Vaccine Study for Dogs with Melanoma
The University of Florida College of Veterinary Medicine is currently recruiting dogs recently diagnosed with malignant melanoma for a clinical research trial. This investigational trial is for the development of a vaccine for the future treatment or prevention of melanoma in dogs.
- Inclusion Criteria: Any dog recently diagnosed witth malignant melanoma that is resectable or minimal and does not have other life threatening diseases. The doctors will explain this to you.
- Treatment: Participation involves 7 visits to the clinic in one year and follow up visits every 3 months following treatment. Blood will be drawn on your dog’s first visit to compare with blood drawn later in the study. The vaccine will be given 3 times in 3 separate body locations approximately 4 weeks apart.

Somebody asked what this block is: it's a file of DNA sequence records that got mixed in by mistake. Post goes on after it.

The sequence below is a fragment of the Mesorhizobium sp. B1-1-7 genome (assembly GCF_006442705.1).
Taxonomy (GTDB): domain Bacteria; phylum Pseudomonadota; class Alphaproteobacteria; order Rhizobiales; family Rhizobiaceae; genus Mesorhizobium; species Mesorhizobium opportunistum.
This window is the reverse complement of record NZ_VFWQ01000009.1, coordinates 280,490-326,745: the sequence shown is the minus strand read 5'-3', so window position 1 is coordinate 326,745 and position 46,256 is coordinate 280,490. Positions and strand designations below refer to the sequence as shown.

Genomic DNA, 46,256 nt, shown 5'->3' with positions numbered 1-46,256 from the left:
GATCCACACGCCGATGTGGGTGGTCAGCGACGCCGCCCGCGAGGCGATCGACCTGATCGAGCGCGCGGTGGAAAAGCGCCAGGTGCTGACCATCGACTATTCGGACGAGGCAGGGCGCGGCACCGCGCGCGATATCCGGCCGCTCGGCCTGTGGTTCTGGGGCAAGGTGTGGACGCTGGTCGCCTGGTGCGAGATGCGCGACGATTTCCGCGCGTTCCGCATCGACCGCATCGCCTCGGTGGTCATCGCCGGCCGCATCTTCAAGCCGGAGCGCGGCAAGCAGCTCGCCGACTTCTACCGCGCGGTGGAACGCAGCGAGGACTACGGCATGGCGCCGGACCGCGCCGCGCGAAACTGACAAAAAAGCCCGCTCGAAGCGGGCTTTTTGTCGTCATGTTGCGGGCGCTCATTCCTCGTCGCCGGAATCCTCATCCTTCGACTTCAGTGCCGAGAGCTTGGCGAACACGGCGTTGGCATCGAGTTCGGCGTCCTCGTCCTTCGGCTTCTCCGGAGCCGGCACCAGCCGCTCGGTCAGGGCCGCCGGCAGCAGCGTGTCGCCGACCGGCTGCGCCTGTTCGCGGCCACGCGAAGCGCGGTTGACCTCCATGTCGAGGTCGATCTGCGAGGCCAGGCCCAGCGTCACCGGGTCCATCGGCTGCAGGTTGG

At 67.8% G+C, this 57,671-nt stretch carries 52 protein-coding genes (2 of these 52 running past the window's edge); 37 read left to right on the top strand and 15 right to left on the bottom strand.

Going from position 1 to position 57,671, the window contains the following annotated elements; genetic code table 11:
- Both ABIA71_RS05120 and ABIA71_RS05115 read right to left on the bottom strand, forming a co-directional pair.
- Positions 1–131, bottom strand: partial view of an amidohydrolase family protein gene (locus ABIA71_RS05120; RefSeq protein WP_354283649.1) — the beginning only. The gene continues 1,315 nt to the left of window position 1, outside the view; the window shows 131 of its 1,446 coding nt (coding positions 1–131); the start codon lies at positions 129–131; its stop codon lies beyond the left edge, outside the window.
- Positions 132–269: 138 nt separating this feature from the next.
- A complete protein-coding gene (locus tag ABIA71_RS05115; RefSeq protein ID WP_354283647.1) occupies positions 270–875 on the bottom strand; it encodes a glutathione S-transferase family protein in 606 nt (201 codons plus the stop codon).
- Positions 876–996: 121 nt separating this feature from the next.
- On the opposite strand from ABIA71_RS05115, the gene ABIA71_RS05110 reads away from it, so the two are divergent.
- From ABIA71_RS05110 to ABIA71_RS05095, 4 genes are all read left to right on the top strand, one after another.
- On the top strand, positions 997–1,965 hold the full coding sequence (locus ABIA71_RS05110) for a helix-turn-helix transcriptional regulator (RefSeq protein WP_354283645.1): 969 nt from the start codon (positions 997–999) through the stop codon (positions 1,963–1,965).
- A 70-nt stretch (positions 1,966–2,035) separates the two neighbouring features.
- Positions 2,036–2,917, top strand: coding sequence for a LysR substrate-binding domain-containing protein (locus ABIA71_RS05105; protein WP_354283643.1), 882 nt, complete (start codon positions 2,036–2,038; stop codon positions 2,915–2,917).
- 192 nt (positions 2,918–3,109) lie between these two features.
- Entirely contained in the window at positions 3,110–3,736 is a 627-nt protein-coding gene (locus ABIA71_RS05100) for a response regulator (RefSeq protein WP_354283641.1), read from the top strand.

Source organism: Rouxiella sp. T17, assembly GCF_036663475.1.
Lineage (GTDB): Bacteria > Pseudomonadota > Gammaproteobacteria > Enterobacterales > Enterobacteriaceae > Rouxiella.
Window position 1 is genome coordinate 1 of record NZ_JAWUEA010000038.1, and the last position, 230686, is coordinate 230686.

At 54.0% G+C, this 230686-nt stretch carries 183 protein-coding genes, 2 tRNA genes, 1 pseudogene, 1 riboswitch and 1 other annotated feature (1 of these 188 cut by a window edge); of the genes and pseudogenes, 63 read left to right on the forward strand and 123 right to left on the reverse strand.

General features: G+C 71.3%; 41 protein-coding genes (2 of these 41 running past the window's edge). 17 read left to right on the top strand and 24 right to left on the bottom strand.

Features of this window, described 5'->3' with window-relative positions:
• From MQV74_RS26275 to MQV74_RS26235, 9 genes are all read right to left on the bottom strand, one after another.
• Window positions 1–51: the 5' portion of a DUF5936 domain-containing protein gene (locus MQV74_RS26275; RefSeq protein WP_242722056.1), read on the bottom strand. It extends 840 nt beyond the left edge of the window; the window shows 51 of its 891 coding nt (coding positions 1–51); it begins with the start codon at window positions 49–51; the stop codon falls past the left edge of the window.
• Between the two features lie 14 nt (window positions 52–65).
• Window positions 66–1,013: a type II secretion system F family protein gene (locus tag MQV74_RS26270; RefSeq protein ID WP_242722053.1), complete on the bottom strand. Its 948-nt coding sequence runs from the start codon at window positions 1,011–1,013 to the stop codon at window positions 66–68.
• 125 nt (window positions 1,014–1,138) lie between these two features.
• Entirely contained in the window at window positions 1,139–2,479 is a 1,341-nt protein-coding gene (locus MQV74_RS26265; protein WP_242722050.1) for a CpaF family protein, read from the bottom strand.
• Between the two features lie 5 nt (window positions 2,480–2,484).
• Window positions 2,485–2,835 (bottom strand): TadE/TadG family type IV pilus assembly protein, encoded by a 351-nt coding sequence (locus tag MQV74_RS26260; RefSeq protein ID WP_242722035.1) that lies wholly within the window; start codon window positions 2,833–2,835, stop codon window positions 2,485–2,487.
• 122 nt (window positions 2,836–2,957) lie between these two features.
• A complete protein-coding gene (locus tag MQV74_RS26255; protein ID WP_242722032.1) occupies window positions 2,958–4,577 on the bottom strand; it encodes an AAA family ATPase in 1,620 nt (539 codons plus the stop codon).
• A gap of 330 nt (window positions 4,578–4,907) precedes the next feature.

- Cost: The study will pay costs associated with monitoring your dog’s immune response. You are responsible to pay for the vaccine and office visits.
- Contact: Contact the Oncology Staff at the Small Animal Hospital 1-866-247-7950 or 352-392-2235 or Dr. Rowan Milner at firstname.lastname@example.org
Melanoma (cancer of pigment producing cells in the body) is malignant cancer in both humans and animals. Some forms of melanoma in the dog follow a similar aggressive pathway as it does in humans. The main treatment for melanoma in dogs is surgery, however this cancer often spreads in the body and shortens the survival time. Radiation treatment and chemotherapy have been used in combination with surgery but results are still poor. Because this type of cancer has been known to cause an immune reaction in people and in animals, developing a vaccine holds promise to use in addition to surgery. Vaccines are often used because they stimulate a response inside the body to fight infection or prevent infection. It is our hope that this vaccine will stimulate a response in the body to kill the cancer that is present. In prior laboratory experiments and clinical trials in healthy dogs, we have seen that this vaccine causes the body to produce a response that kills melanoma cells.